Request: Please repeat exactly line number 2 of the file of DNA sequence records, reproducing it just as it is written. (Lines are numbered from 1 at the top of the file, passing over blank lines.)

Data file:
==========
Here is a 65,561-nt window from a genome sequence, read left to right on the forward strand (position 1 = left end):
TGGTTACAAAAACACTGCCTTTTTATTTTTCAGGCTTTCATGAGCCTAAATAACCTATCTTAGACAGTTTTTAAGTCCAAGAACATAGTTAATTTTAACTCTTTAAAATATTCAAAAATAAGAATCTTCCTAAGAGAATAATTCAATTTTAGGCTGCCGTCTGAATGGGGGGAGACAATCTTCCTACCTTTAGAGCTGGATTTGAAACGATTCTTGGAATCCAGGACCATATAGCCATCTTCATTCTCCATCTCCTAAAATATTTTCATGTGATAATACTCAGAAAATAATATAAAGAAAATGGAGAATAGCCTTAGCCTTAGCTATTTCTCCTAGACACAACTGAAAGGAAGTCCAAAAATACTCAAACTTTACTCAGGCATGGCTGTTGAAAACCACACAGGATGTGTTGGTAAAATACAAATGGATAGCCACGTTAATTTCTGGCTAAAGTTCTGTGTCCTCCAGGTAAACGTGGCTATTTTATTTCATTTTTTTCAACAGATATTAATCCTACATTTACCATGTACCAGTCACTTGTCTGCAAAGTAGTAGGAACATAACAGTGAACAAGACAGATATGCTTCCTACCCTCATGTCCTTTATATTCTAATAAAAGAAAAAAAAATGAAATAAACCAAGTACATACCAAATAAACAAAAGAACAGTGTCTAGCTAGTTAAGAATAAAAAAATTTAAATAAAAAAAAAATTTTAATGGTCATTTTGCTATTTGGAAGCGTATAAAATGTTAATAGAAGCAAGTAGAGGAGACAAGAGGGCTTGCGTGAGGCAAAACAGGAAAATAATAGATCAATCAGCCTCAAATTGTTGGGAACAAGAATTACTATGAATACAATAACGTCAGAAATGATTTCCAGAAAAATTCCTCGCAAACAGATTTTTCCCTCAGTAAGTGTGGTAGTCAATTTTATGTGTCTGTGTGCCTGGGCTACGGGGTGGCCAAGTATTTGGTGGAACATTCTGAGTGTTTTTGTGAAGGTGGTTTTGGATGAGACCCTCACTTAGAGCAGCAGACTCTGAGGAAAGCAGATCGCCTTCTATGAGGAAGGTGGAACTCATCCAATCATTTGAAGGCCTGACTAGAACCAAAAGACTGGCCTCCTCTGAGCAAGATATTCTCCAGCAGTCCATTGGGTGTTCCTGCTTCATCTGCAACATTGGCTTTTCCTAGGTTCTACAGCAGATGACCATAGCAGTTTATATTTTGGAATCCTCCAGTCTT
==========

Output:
TGGTTACAAAAACACTGCCTTTTTATTTTTCAGGCTTTCATGAGCCTAAATAACCTATCTTAGACAGTTTTTAAGTCCAAGAACATAGTTAATTTTAACTCTTTAAAATATTCAAAAATAAGAATCTTCCTAAGAGAATAATTCAATTTTAGGCTGCCGTCTGAATGGGGGGAGACAATCTTCCTACCTTTAGAGCTGGATTTGAAACGATTCTTGGAATCCAGGACCATATAGCCATCTTCATTCTCCATCTCCTAAAATATTTTCATGTGATAATACTCAGAAAATAATATAAAGAAAATGGAGAATAGCCTTAGCCTTAGCTATTTCTCCTAGACACAACTGAAAGGAAGTCCAAAAATACTCAAACTTTACTCAGGCATGGCTGTTGAAAACCACACAGGATGTGTTGGTAAAATACAAATGGATAGCCACGTTAATTTCTGGCTAAAGTTCTGTGTCCTCCAGGTAAACGTGGCTATTTTATTTCATTTTTTTCAACAGATATTAATCCTACATTTACCATGTACCAGTCACTTGTCTGCAAAGTAGTAGGAACATAACAGTGAACAAGACAGATATGCTTCCTACCCTCATGTCCTTTATATTCTAATAAAAGAAAAAAAAATGAAATAAACCAAGTACATACCAAATAAACAAAAGAACAGTGTCTAGCTAGTTAAGAATAAAAAAATTTAAATAAAAAAAAAATTTTAATGGTCATTTTGCTATTTGGAAGCGTATAAAATGTTAATAGAAGCAAGTAGAGGAGACAAGAGGGCTTGCGTGAGGCAAAACAGGAAAATAATAGATCAATCAGCCTCAAATTGTTGGGAACAAGAATTACTATGAATACAATAACGTCAGAAATGATTTCCAGAAAAATTCCTCGCAAACAGATTTTTCCCTCAGTAAGTGTGGTAGTCAATTTTATGTGTCTGTGTGCCTGGGCTACGGGGTGGCCAAGTATTTGGTGGAACATTCTGAGTGTTTTTGTGAAGGTGGTTTTGGATGAGACCCTCACTTAGAGCAGCAGACTCTGAGGAAAGCAGATCGCCTTCTATGAGGAAGGTGGAACTCATCCAATCATTTGAAGGCCTGACTAGAACCAAAAGACTGGCCTCCTCTGAGCAAGATATTCTCCAGCAGTCCATTGGGTGTTCCTGCTTCATCTGCAACATTGGCTTTTCCTAGGTTCTACAGCAGATGACCATAGCAGTTTATATTTTGGAATCCTCCAGTCTT